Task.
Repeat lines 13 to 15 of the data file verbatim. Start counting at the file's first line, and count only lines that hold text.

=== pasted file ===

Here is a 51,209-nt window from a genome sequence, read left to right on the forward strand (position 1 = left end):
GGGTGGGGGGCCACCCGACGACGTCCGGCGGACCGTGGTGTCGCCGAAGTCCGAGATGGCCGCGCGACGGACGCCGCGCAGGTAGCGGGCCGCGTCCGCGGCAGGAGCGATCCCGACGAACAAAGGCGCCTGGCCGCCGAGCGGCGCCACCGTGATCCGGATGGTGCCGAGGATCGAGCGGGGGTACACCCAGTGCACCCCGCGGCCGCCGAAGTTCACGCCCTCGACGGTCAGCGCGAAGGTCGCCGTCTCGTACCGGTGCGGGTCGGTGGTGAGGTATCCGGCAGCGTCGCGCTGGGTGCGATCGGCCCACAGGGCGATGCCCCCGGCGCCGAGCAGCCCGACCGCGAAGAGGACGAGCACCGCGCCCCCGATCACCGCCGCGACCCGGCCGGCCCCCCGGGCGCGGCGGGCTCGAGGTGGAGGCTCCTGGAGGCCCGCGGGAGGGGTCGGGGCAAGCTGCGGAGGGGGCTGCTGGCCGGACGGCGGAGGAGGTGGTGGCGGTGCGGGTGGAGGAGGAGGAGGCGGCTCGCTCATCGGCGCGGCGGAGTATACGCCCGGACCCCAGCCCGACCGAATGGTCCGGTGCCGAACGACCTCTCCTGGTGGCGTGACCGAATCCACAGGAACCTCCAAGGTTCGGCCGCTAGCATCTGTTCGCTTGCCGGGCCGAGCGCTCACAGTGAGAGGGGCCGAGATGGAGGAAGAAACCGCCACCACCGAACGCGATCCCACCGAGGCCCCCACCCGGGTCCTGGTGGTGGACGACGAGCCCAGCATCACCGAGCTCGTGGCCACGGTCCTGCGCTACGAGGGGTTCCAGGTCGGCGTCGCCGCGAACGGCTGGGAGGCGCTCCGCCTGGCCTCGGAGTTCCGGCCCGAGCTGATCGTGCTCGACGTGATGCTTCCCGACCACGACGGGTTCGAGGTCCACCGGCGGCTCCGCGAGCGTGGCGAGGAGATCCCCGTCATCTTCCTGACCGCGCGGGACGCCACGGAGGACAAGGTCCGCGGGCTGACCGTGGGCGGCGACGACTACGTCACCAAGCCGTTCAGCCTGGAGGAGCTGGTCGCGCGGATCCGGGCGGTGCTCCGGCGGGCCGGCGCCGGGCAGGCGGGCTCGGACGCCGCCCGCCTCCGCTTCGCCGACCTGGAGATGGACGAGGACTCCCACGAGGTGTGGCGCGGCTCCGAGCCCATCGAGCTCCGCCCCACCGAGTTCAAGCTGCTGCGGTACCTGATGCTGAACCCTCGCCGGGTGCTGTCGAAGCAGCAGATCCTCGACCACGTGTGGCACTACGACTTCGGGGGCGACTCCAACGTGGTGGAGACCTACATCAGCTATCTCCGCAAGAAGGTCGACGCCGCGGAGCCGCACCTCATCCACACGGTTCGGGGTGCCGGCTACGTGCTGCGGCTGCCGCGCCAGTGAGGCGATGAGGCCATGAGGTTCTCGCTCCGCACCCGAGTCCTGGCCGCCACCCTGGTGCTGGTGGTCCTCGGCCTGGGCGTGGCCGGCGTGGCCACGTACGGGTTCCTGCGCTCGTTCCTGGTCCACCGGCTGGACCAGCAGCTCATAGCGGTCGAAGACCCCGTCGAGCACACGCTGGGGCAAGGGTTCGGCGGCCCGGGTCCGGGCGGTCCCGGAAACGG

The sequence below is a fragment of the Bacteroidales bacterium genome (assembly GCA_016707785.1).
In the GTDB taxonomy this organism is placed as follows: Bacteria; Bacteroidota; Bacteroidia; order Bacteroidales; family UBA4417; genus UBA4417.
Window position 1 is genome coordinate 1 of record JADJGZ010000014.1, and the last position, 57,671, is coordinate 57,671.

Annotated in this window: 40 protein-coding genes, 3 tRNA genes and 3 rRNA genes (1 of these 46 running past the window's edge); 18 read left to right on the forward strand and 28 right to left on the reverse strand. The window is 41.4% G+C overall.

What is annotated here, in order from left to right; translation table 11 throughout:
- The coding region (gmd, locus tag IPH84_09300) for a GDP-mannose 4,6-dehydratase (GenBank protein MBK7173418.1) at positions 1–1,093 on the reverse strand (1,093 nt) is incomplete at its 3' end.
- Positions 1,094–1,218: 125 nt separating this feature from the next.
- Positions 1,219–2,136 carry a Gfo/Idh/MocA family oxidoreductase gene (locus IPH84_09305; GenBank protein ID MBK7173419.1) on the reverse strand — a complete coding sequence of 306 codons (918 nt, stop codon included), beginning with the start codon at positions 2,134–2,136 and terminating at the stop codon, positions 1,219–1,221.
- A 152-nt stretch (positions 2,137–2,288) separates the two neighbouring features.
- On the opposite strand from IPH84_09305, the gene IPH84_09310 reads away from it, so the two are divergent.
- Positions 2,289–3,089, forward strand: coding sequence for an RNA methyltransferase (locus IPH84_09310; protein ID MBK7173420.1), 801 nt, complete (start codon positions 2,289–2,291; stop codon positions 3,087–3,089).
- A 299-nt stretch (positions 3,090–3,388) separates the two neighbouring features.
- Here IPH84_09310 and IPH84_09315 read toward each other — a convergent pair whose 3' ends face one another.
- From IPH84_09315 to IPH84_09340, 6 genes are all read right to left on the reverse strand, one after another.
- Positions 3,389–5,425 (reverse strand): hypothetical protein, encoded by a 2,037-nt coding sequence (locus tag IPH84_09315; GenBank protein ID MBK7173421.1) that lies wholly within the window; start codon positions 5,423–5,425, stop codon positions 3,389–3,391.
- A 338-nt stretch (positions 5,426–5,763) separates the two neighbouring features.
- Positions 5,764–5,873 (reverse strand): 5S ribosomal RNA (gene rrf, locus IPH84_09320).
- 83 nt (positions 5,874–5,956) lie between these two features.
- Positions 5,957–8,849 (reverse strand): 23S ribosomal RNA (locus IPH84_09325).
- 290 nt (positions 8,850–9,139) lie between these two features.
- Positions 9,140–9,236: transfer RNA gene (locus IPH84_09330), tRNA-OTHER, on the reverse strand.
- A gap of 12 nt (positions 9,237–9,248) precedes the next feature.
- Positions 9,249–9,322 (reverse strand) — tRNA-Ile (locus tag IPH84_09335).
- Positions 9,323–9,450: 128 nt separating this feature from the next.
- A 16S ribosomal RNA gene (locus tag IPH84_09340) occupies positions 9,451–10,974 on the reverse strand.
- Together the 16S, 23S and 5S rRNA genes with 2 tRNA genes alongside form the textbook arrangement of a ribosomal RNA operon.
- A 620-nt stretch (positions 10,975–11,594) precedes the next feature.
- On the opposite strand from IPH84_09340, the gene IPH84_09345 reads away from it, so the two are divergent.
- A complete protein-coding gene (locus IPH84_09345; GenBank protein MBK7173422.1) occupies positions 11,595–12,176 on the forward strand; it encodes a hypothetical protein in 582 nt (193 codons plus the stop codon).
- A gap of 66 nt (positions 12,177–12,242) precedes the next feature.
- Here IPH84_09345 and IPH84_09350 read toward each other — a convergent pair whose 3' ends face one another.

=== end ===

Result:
- Positions 2,289–3,089, forward strand: coding sequence for an RNA methyltransferase (locus IPH84_09310; protein ID MBK7173420.1), 801 nt, complete (start codon positions 2,289–2,291; stop codon positions 3,087–3,089).
- A 299-nt stretch (positions 3,090–3,388) separates the two neighbouring features.
- Here IPH84_09310 and IPH84_09315 read toward each other — a convergent pair whose 3' ends face one another.